log4j.appender.phoenix.driver=org.apache.phoenix.jdbc.PhoenixDriver
log4j.appender.phoenix.sql=UPSERT INTO LOG (LOG_DATE, LOG_ID, LOGGER, LEVEL, MESSAGE) VALUES ('%d', NEXT VALUE FOR SEQ_LOG_ID, '%C', '%p', '%m')
log4j.appender.phoenix.layout=org.apache.log4j.PatternLayout

An appender named phoenix has been created. It has been associated with the logger named “com.enterprise”. You can change it to the base package of your application, but note: you cannot associate the phoenix appender to the root logger. The reason is that Phoenix itself uses log4j while initializing the connection to the database. If you allow the logger org.apache.phoenix to append logs to the Phoenix table, you will get soon a stackoverflow error. One way of breaking the loop it is limiting the usage of the “phoenix” appender to just few packages of your application (in the example com.enterprise and all its sub-packages).

In order to test locally, you can just run one docker container with everything preinstalled, for example, my dockmob container for Phoenix https://hub.docker.com/r/dockmob/phoenix/, using the following script:

#!/bin/bash
# 
# Before executing the script, add to /etc/hosts the following entry
# <docker-machine-ip> phoenixhost
#
# Where <docker-machine-ip> is the IP assigned to the docker machine on OSX (usually 192.168.99.100),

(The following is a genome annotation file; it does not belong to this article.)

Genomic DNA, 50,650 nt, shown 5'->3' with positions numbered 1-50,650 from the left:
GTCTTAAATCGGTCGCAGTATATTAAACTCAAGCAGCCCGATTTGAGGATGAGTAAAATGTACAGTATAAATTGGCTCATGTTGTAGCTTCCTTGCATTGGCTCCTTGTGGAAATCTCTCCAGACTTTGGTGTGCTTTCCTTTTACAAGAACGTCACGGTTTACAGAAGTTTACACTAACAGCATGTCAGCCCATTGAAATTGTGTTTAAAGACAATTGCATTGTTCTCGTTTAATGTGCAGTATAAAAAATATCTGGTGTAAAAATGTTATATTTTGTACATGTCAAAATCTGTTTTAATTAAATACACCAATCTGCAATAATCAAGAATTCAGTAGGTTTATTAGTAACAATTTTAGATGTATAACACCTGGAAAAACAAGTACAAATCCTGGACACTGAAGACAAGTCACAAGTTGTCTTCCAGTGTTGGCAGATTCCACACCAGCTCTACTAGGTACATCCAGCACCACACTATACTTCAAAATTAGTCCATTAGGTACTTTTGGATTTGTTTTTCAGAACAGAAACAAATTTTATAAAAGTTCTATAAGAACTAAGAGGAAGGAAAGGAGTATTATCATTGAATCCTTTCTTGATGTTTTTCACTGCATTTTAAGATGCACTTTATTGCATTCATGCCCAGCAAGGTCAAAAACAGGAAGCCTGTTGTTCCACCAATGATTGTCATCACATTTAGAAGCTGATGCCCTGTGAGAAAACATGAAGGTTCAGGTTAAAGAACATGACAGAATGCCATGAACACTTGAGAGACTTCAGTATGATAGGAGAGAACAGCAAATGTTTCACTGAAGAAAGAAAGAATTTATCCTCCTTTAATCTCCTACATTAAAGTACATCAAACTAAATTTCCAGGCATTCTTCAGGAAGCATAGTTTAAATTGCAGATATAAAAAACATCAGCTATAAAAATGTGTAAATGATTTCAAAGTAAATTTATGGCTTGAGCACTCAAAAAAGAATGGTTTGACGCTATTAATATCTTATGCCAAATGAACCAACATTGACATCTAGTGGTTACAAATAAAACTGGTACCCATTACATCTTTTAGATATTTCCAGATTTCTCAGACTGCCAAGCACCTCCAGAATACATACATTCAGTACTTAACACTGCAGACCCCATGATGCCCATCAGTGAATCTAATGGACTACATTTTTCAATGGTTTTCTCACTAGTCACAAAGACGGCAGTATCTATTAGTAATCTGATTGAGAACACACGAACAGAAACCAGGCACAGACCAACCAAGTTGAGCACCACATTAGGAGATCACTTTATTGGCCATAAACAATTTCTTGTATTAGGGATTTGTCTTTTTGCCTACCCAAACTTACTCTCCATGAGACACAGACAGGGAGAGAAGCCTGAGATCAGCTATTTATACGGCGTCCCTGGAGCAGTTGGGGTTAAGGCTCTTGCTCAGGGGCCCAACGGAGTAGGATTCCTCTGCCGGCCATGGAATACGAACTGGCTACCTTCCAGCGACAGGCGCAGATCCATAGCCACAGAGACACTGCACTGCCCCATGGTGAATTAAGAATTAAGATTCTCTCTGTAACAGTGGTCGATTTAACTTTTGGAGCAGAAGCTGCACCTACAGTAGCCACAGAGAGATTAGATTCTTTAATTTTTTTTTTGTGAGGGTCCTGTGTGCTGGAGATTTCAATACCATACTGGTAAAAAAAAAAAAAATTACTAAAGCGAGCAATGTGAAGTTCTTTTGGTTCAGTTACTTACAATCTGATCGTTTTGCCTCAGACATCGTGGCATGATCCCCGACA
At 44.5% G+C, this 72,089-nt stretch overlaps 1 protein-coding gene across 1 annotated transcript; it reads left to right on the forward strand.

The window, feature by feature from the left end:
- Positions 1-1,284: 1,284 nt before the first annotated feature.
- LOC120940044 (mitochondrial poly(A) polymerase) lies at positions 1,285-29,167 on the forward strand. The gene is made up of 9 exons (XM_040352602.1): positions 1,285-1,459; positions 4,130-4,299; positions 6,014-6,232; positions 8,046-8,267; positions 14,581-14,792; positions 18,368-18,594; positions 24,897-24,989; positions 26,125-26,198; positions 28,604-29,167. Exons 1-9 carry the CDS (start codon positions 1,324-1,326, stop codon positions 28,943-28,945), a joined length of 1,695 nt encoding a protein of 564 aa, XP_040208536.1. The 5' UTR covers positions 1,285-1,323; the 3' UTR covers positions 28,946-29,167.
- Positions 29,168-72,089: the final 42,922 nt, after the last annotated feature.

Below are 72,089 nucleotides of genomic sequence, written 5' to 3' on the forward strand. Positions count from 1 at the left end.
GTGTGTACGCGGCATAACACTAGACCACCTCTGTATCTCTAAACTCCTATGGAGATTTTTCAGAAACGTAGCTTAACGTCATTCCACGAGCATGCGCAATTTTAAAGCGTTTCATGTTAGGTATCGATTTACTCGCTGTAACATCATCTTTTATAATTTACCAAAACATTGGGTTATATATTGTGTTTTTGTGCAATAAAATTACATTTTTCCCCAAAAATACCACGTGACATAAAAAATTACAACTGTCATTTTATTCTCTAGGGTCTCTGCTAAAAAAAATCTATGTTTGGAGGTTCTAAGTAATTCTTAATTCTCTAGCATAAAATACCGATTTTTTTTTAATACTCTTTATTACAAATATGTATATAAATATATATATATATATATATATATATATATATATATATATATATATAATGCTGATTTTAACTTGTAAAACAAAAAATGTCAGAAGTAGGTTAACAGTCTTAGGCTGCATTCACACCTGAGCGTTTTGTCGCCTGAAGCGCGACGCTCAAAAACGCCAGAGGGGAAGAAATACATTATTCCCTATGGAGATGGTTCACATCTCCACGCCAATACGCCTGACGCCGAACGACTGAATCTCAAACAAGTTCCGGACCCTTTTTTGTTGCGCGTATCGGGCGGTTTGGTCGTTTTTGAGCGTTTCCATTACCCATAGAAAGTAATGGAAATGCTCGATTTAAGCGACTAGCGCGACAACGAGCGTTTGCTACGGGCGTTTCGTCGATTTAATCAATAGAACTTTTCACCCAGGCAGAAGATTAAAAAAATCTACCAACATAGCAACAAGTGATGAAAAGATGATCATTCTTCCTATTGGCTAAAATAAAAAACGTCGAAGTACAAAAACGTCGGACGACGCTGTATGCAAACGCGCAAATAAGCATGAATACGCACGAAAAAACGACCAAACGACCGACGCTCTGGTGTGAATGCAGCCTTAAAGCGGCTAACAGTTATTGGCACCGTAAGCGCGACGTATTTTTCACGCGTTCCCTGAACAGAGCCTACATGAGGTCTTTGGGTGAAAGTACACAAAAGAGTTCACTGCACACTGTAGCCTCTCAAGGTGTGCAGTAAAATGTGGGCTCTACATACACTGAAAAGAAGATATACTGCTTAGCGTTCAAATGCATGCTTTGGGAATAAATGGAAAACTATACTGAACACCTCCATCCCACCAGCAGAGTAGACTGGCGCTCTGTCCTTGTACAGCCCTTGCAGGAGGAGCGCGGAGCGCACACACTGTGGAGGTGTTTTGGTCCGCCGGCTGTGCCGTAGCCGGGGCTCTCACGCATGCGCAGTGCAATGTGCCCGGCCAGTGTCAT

# or 127.0.0.1 on Linux
 
MYPHOENIX_ID=$(docker run -d -p 2181:2181 -p 60000:60000 -p 60010:60010 -p 60020:60020 -p 60030:60030 -h phoenixhost dockmob/phoenix:4.5.2-1.0.1 -t pseudodistributed)
docker exec -it $MYPHOENIX_ID /usr/lib/phoenix/bin/sqlline.py localhost

The last command starts a SQL console on the Phoenix instance. You need to paste the previous SQL commands to create the LOG table.

Ensure you have put all the required libraries for writing to Phoenix in the Spark application classpath. Here is a simple test for verifying if it works:

package com.enterprise.test
 
import java.sql.{DriverManager}
 
import it.nerdammer.log4j.PhoenixAppender
import org.apache.log4j.Logger
import org.apache.spark.{SparkConf, SparkContext}
import org.scalatest.{BeforeAndAfterAll, FlatSpec, Matchers}
 
class SparkJobTest extends FlatSpec with Matchers with BeforeAndAfterAll {
 
  lazy val sc: SparkContext = {
    val conf = new SparkConf()
      .setAppName("Console Test")
      .setMaster("local")
 
    new SparkContext(conf)
  }
 
  override protected def beforeAll(): Unit = sc
 
  override protected def afterAll(): Unit = sc.stop()
 
 
  "the console logger " should "work" in {
 
    val databaseURL = Logger.getLogger("com.enterprise").getAppender("phoenix").asInstanceOf[PhoenixAppender].getURL
    val conn = DriverManager.getConnection(databaseURL, "any", "any")
    conn.setAutoCommit(true)
    val pstm = conn.prepareStatement("delete from log")
    pstm.execute()
    pstm.close()
 
    sc.parallelize(1 to 10)
      .map(e => {
        Logger.getLogger(classOf[SparkJobTest]).info("This is a log message")
        e
      })
      .count();
 
    val pstm2 = conn.prepareStatement("select count(*) from log")
    val rs = pstm2.executeQuery()
    rs.next()
    val count = rs.getInt(1)
    rs.close()
    pstm.close()
    conn.close()
 
    assert(count == 10)
  }
}

Now the logs appear if you query the LOG table using the SQL console. You can find the full code here: https://github.com/nerdammer/spark-additions/tree/master/log4j-phoenix.